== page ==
The Secret World of Siblings
Emotional ambivalence often marks the most enduring relationship in life
It is something every brother or sister eventually marvels at, a conundrum that novelists have played upon in a thousand different ways: There are two children. They grow up in the same house, share the same parents, experience many of the same events. Yet they are stubbornly, astonishingly different.
A growing number of studies in the relatively new field of behavioral genetics are finding confirmation for this popular observation. Children raised in the same family, such studies find, are only very slightly more similar to each other on a variety of personality dimensions than they are, say, to Bill Clinton or to the neighbor's son. In cognitive abilities, too, siblings appear more different than alike. And the extent to which siblings do resemble one another in these traits is largely the result of the genes they share--a conclusion drawn from twin studies, comparisons of biological siblings raised apart and biological children and adopted siblings raised together.
Contrasts. Heredity also contributes to the differences between siblings. About 30 percent of the dissimilarity between brothers and sisters on many personality dimensions can be accounted for by differing genetic endowments from parents. But that still leaves 70 percent that cannot be attributed to genetic causes, and it is this unexplained portion of contrasting traits that scientists find so intriguing. If two children who grow up in the same family are vastly different, and genetics accounts for only a minor part of these differences, what else is going on?
The answer may be that brothers and sisters don't really share the same family at all. Rather, each child grows up in a unique family, one shaped by the way he perceives other people and events, by the chance happenings he alone experiences, and by how other people--parents, siblings and teachers--perceive and act toward him. And while for decades experts in child development have focused on the things that children in the same family share--social class, child-rearing attitudes and parents' marital satisfaction, for example--what really seem to matter are those things that are not shared. As Judy Dunn and Pennsylvania State behavioral geneticist Robert Plomin write in Separate Lives: Why Siblings Are So Different, "Environmental factors important to development are those that two children in the same family experience differently."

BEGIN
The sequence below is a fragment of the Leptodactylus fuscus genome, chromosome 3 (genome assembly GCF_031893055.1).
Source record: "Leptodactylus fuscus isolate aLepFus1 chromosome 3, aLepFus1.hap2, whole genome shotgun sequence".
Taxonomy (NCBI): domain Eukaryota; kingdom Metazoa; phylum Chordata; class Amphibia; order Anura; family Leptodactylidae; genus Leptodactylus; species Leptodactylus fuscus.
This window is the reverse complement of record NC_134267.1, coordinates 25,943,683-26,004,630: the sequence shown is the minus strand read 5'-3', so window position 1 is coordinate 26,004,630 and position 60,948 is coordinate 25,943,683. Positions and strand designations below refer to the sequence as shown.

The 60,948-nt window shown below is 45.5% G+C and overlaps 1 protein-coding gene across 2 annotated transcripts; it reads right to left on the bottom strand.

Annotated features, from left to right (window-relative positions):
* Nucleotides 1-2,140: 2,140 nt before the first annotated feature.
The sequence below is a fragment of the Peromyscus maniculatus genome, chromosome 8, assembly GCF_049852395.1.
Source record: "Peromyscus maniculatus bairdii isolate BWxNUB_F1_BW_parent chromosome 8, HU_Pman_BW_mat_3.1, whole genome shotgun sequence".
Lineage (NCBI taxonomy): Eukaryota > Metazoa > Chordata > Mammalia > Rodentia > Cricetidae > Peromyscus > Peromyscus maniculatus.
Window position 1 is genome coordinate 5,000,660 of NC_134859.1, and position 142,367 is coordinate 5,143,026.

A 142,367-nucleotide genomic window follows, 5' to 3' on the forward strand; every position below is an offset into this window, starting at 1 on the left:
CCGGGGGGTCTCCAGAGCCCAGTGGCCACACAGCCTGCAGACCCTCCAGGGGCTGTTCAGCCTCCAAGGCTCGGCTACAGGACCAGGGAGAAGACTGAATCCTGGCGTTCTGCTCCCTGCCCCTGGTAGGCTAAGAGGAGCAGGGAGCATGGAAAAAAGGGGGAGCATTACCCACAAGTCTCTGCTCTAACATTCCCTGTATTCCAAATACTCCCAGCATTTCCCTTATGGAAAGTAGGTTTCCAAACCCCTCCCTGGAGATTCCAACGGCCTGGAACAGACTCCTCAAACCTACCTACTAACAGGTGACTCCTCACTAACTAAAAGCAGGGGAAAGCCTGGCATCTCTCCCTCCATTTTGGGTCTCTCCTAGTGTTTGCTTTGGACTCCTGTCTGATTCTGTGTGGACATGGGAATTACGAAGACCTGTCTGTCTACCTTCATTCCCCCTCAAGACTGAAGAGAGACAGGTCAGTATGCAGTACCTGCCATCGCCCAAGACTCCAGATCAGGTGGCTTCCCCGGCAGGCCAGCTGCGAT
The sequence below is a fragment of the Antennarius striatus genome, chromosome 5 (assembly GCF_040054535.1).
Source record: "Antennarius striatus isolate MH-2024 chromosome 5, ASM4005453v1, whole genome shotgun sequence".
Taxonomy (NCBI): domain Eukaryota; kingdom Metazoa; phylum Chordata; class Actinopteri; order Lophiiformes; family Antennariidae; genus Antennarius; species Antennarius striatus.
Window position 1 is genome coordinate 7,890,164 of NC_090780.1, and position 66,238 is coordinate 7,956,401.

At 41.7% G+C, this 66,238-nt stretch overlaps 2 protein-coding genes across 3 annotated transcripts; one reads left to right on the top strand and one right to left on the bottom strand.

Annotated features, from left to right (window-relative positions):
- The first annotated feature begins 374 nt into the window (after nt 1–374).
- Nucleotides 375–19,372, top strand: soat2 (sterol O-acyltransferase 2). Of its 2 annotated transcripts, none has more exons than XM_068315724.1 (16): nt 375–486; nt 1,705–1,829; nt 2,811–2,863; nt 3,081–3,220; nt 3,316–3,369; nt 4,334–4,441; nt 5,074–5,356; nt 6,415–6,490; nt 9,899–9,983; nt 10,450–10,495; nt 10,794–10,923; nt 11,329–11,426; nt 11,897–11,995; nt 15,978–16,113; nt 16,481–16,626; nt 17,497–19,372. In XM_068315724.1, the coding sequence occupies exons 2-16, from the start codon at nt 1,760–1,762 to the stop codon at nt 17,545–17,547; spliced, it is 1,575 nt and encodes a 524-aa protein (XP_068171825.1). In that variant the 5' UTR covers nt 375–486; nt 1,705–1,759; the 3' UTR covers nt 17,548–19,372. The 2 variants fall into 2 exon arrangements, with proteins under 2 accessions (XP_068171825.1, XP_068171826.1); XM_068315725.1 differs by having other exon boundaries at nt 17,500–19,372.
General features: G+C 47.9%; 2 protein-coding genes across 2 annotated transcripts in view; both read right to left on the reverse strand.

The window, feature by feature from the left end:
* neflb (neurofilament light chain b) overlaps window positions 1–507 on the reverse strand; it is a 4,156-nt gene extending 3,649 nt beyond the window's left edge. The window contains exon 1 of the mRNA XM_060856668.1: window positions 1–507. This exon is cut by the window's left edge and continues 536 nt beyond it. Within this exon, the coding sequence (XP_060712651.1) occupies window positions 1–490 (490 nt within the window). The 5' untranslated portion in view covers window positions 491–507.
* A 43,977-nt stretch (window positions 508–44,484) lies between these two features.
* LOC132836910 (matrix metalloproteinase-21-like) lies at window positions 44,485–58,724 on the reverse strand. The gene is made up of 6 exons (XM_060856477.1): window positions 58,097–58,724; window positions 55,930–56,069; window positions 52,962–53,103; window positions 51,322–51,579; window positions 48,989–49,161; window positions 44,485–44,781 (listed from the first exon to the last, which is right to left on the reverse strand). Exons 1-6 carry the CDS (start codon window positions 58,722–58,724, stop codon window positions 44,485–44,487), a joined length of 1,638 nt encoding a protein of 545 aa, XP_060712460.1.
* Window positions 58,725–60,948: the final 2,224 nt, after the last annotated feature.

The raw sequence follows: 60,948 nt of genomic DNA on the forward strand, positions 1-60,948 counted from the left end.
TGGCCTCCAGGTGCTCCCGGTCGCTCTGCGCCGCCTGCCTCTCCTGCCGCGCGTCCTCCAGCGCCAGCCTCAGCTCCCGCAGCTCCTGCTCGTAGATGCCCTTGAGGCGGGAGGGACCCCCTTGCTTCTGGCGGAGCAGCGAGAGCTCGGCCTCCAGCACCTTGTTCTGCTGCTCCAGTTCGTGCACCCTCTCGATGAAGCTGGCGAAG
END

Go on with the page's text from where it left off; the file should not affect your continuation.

Asked to account for children's disparate experiences, most people invoke the age-old logic of birth order. "I'm the middle child, so I'm cooler headed," they will say, or "Firstborns are high achievers." Scientists, too, beginning with Sir Francis Galton in the 19th century, have sought in birth order a way to characterize how children diverge in personality, IQ or life success. But in recent years, many researchers have backed away from this notion, asserting that when family size, number of siblings and social class are taken into account, the explanatory power of birth ranking becomes negligible. Says one psychologist: "You wouldn't want to make a decision about your child based on it."
At least one researcher, however, argues that birth order does exert a strong influence on development, particularly on attitudes toward authority. Massachusetts Institute of Technology historian Frank Sulloway, who has just completed a 20-year analysis of 4,000 scientists from Copernicus through the 20th century, finds that those with older siblings were significantly more likely to have contributed to or supported radical scientific revolutions, such as Darwin's theory of evolution. Firstborn scientists, in contrast, were more apt to champion conservative scientific ideas. "Later-borns are consistently more open-minded, more intellectually flexible and therefore more radical," says Sulloway, adding that later-borns also tend to be more agreeable and less competitive.